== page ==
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Using metrics from engineering insights

Read time: 10 minutes
Last edited: May 01, 2024


This guide describes strategies for reviewing and responding to metrics from engineering insights.

LaunchDarkly's engineering insights feature lets you measure and improve metrics that focus on collective outcomes around deployments, releases, and feature management. Reviewing these metrics regularly, establishing baselines for your engineering teams, and thinking about your organizational goals can help you decide what to look for and what improving each metric means for your team. As you review, it's crucial to keep your overall business goals in mind, rather than the improvement of any particular metric.


To complete this guide, you must have the following prerequisites:

  • You must have access to engineering insights. If you do not have access, contact your LaunchDarkly account representative.
  • You must have set up engineering insights, so that you can view all the metrics discussed in this guide. To complete these steps, read Get started with engineering insights.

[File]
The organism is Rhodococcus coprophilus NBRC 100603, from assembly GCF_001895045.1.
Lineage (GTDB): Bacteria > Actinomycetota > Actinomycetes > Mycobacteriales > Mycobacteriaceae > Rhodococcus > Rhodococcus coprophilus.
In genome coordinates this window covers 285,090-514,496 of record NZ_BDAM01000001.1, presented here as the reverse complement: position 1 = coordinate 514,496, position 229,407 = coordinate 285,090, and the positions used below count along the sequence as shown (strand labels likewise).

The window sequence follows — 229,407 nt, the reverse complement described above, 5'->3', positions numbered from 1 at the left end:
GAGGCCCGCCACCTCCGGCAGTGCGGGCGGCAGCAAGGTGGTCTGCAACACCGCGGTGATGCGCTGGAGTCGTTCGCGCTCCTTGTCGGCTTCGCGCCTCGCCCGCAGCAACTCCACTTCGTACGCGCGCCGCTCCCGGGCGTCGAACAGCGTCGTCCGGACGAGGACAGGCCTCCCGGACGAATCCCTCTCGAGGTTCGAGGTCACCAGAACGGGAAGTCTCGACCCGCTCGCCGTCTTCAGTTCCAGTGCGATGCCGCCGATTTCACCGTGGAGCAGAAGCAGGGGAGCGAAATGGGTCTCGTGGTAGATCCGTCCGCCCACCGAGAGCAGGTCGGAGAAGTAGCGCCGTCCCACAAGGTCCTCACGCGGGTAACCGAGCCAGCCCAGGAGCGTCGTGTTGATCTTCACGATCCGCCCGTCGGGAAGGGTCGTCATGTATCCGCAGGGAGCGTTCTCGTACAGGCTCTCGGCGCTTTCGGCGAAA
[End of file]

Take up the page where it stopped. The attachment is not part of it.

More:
• You should have a basic understanding of the metrics available in engineering insights. To learn more, read Project metrics.


For most organizations, a higher deployment frequency is desirable.

You might want a higher deployment frequency because frequent deploys provide fast feedback loops, and can indicate a high degree of collaboration. Additionally, more frequent deploys are strongly correlated with higher overall delivery performance. For example, DevOps Research and Assessment (DORA) studies have found that high performing teams have multiple deploys per day. In contrast, low deployment frequency can mean inefficient processes and a lack of collaboration, and can make it difficult for your teams to resolve issues quickly.

Here are some strategies to increase your deployment frequency: